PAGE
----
2013 Toyota Avalon Review

It’s the one that’s bigger than a Camry but cheaper than a Lexus ES

By Shahzad Sheikh

Toyota Avalon

I have a problem with the Avalon, I don’t really understand why it exists.

Okay, mathematically the product guys at Toyota undoubtedly know exactly why and where it exists. Priced between AED128k-154k, it sits suitably clear of the Camry (AED86k-105k and with only a 2.5-litre engine – Avalon is 3.5) and slots in just beneath the base model Lexus ES250 (AED155k 2.5-litre then AED180k-220k for the ES350).

Toyota Avalon

So price-wise it neatly plugs a gap in the Toyota-Lexus range. But does it really fill a niche? Were there actually hoards of buyers leaving Toyota frustrated at not being able to spend more money, yet coming away from the Lexus showroom slightly embarrassed at a shortfall in budget.

Toyota Avalon

The way I see it, those wanting to buy large Japanese saloons are either fleet buyers looking to transport travellers and guests, or those rich enough to want to set themselves apart from Camry-owners, even though they sneakily quite like the daily-grind no-nonsense special.

Toyota Avalon

But okay, let’s get back to the Avalon, and if you’re a loyal Avalon owner and have owned a previous version, prepare to have your world rocked. Compared to previous iterations that looked a bit like William Shatner’s more portly Captain Kirk from the movies, this one looks like Chris Pine’s Kirk from the latest movies.

Toyota Avalon

It’s slimmer, tauter, sleeker, altogether a far more smarter and appealing car than it’s ever been before. Let’s not elevate it to beautiful, but it’s certainly handsome, and it would be even more distinctive if it weren’t for the number plate obscuring the guppy-grille.

Toyota Avalon

The impressive leap in style continues on the inside, with a clean and modern dashboard, featuring upmarket materials and of course excellent build quality – although ergonomics seem to have suffered somewhat as the right side of the steering wheel obscures part of the centre console and I’m not sure those matte smooth touch buttons work as well as, well, real buttons.

Toyota Avalon

But it’s certainly comfortable and spacious, with the capacious theme certainly extending into a generous rear compartment, although I would maintain that the extraordinary VW Passat still is king of the saloons with its limo-like rear legroom.

Toyota Avalon

On the go, the performance is of course more than adequate thank to 270bhp and 250lb ft of torque through a six-speed auto sending the power to the front wheels, all of which results in a 0-100kph time of an impressive 6.5seconds for a large comfy saloon, and a top speed of around 217kph, all accompanied by a meaningful V6 thrum.

Toyota Avalon

But this is not a sports saloon. It’s rapid, but it’s a bit of a wallowy barge, there’s quite a bit of play in the steering and corners are met with traditional understeer – definitely a slow-in, slow-out, and then-accelerate sort of car.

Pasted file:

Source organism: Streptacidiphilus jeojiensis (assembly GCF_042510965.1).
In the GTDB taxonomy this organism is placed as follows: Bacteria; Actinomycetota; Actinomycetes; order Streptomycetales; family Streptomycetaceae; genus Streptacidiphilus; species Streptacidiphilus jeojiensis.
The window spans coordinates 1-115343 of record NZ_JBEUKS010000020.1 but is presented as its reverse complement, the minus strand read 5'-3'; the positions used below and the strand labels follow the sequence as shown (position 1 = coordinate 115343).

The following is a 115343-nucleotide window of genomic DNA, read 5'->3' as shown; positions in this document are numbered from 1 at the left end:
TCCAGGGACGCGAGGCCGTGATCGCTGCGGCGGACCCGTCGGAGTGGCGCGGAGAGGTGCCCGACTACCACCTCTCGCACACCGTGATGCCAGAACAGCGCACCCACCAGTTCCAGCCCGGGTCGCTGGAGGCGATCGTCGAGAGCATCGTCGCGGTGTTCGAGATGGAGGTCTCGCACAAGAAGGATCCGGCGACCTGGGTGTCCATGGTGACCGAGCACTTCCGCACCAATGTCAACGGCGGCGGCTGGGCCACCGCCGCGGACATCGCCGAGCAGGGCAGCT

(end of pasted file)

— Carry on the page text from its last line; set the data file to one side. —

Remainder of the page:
Toyota Avalon

But while you’re taking your time around the bend, All told, if you objective is to get from A-to-B in comfort with a good you can marvel in your well equipped surrounds including standard leather seats, sunroof, a crips 6.1 inch touch screen with all the usual audio connectables, electric front seats, climate control, traction control and 17-inch alloy wheels – all that’s standard.

Toyota Avalon

SE (AED134k) gets sat-nav and a better audio, SE+ (AED149k) adds seat cooling and heating, electric rear sunshade, steering-wheel mounted paddle shifts, remote starter, better leather upholstery and improved headlights. The range-topping Grande (AED154k) adds crash alert systems and adaptive cruise control.

So it’s well kitted out then, and if that’s what you’re after, then go for it. Personally I still maintain that a Camry does all of this just as well and actually features slightly sharper more satisfying handling. Plus you’ll save a load of money.

Toyota Avalon
Specs
Price:
S – AED128,000 ($34,800)
SE – AED134,000 ($36,450)
SE+ – AED149,000 ($40,500)
Grande – AED154,000 ($41,900)
Engine: 3.5-litre V6, 273bhp @ 6200rpm, 250lb ft @ 4700rpm
Performance: 6.5secs 0-100kph, 217kph (est), 10L/100
Transmission: six-speed auto, front-wheel drive
Weight: 1606kg

4 responses to “2013 Toyota Avalon Review”

  1. Rojy says:

    Shahzad, It certainly looks inside out premium tham Honda Accord V6 which retails at almost the same price.

    But is it better to drive than Accord V6 ?

    • admin says:

      [Shahzad] Accord would be slightly better to drive, more responsive steering for a start. But Avalon is more spacious inside. So depends what you’re after.

  2. Haytham says:

    Hi,
    I am looking for a new car and very confuse to choose ,what do you recommend between these options :
    1- Accord full options V6
    2- Avallon
    3- Cafillac CTS
    4- Charger R/t full house
    5- VW passat

    • admin says:

      [Shahzad] Personally I would put them in this order: Charger/Accord/Passat/Avalon/CTS (new CTS out next year)

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